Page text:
Ariundle Oakwood National Nature Reserve
Religious history of Strontian
Telford Parliamentary Church (Church of Scotland)
The village church was built in the 1820s by Thomas Telford, one of 32 "Parliamentary Churches" he designed for the Highlands and Islands. The government set up a commission in 1823 under John Rickman to build churches in some of the most thinly populated parishes. The project was funded by a grant of £50,000 and meant to include a manse with each church – each church and manse to cost not more than £1,500. Telford decided that it would be most economical to build all the buildings to the same plan. The layout of each church was a simple T-plan. There were two doors and windows in the front wall, which measured 16 m (52 ft 6 in). One gable had a belfry of four plain pillars supporting a pyramidal top. The bell rope came down the outside of the gable. At each side of the building there were two windows. The exterior and interior were undecorated. There was a hexagonal pulpit against the inside front wall.
The church is still in use. The Old Manse, former Church of Scotland Manse, was built to a standard H-plan by Telford in 1827. It is a category C(S) listed building and is today a private residence which also houses the Sunart Archives.
Floating Free Church
Strontian was the site of reputedly the first moored boat church in the country.
Following the Disruption of 1843 in which the Church of Scotland Free (later the Free Church of Scotland) walked out of the Church of Scotland General Assembly, a congregation of 500 members around Strontian petitioned Sir James Riddell, who then owned the entirety of Ardnamurchan, for land and permission to build a new church. A number of attendants affirmed, in testimony to the Select Committee on Sites for Churches, illnesses contracted by worshippers attending services held outdoors in inclement weather. A letter by Riddell to Graham Speirs, Esq., notes "I find it impossible, conscientiously, to grant sites for churches, manses, and schools, which would imply a sanction on my part, and give a perpetuity on my estates, to a system which I believe to be anti-social and anti-Christian."
With permission refused, subscriptions were taken from the local congregants of £1,400 to have a suitable craft built in Clyde. A floating church was established 150 metres offshore in Loch Sunart in 1846. Eventually a site was obtained in nearby Acharacle and a Free Church was built there in 1868.
Strontian is a hamlet with a population of 200 recorded in 1991. This represented a decline from earlier recorded populations of 803 in 1871 and 691 in 1881. The population has since rebounded to a current estimate of ca. 350.
According to John MacCulloch in his descriptive letters to Sir Walter Scott during the 1820s, Strontian is described as "a wild and uninteresting country, though there is some grandeur in one scene, in a deep valley which is terminated by the fine form of Scuir Donald ... Strontian possesses now an excellent inn."
An 1830 source describes it: "The village of Strontian is very pleasantly situated, directly at the head of Loch Sunart, the hills adjoining to which are crowned with beautiful and very thriving plantations. The Loch itself is here extremely picturesque ... [i]n a neighbourhood civilized and populous it would speedily become a favourite retreat."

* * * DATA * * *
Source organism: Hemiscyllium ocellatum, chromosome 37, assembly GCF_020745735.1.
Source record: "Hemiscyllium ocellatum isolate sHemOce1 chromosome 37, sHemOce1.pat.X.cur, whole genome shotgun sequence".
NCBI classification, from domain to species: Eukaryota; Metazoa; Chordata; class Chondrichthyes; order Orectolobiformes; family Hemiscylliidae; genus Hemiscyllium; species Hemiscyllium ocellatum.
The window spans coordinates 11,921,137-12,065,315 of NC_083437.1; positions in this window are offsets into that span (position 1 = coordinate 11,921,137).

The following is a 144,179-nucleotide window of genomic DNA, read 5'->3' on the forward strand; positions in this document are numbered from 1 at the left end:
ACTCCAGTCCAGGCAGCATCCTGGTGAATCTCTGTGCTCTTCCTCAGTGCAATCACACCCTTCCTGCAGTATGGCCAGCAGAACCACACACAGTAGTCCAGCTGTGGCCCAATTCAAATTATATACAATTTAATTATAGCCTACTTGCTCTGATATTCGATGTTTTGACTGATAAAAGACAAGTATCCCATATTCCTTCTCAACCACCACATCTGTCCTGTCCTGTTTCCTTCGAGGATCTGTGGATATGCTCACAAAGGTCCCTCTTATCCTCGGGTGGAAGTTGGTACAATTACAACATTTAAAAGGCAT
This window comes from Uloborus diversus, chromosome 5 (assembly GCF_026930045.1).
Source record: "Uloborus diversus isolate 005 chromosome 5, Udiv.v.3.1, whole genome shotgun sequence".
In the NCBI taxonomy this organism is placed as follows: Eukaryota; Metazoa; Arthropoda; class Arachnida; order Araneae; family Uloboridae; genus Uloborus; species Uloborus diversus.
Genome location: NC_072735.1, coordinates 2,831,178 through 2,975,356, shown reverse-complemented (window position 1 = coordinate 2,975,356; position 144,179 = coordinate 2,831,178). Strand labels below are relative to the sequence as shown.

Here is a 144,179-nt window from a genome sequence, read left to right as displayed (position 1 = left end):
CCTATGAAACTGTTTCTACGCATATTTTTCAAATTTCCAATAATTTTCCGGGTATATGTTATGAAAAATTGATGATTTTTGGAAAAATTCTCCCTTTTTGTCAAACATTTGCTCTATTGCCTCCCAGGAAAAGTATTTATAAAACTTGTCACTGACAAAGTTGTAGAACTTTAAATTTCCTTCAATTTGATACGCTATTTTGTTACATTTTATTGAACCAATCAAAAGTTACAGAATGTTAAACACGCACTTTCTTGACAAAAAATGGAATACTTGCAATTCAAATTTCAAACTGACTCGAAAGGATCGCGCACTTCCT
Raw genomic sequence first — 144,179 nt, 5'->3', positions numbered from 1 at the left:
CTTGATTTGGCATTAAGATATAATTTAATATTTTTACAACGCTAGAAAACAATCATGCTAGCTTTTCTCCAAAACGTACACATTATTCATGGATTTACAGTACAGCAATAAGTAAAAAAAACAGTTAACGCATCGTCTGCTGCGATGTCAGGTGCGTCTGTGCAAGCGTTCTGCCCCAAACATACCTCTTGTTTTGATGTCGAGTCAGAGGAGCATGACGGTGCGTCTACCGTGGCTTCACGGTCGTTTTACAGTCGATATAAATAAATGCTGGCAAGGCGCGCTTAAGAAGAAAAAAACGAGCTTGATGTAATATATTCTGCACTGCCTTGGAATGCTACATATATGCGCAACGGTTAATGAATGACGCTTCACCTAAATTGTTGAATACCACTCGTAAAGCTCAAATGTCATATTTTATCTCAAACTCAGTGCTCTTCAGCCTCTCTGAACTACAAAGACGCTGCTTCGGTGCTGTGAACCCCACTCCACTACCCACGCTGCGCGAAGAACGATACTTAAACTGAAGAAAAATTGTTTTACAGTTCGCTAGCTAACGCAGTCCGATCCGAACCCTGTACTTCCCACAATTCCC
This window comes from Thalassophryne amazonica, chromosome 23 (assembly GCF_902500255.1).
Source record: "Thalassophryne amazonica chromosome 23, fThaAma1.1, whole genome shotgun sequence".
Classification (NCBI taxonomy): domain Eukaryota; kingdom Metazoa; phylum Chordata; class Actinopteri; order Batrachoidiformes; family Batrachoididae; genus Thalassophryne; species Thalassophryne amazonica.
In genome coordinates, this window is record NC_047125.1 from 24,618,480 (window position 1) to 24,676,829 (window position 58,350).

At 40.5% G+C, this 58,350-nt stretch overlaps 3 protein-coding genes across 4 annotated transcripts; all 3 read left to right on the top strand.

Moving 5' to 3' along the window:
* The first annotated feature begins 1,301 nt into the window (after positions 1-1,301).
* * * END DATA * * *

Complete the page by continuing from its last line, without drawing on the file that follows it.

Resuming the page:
In the 1830s, residents from Strontian and the surrounding area were among the first to use the "Bounty Scheme" to emigrate to Australia. The Brilliant, a Canadian-built ship, sailed from Tobermory to New South Wales in 1837 with 322 passengers, 105 of whom were from Ardnamurchan and Strontian. The Bounty Scheme, which ran from 1835 to 1841, was proposed by Edward Gibbon Wakefield as a way for Australian settlers to subsidise the emigration of skilled tradespeople from Britain.
In the 1850s more emigrants left from the Strontian and Anaheilt area. The Allison sailed from Liverpool in 1851 for Melbourne with a number of Highlanders from the area aboard.
'Strontian House' was built for Sir Alexander Murray of Stanhope in the late 1720s and was named after Colonel Horsy, Governor of the York Buildings Company. Latterly known as the Loch Sunart Hotel, it was still referred to as 'Horsy Hall' and sometimes misspelt 'Horsley Hall'. The hotel was destroyed by fire in 1999. A hotel was later opened in an existing building in the village.
In 1968, Strontian was listed among 2000 "moribund" Highland villages and selected to receive government funding for regeneration. This resulted in the shopping centre, cafe, and information kiosk which are located in the centre of the village.
In 2002 a high school was built in Strontian to serve secondary students of the Ardnamurchan peninsula. Previously local students had to travel to Fort William, Mallaig, or Tobermory for high school, often staying in hostel accommodation and making journeys of up to 4 hours round-trip.
Anaheilt (Scottish Gaelic: Àth na h-Èilde, meaning Ford of the Hind) is a village one mile north of Strontian. The population in 1723 counted eight families with 8 men, 10 women and 20 children, total 38. In 1806 its area extended to 953.720 acres, 42.100 acres ploughable land, 56.835 acres cultivated with the spade, 9.170 acres meadow and 845.615 acres moor and pasture. Much of the cultivated and plougable land was turned to 28 crofts by 1828.
Bellsgrove, and Upper and Lower Scotstown are other historic villages, now considered part of Strontian.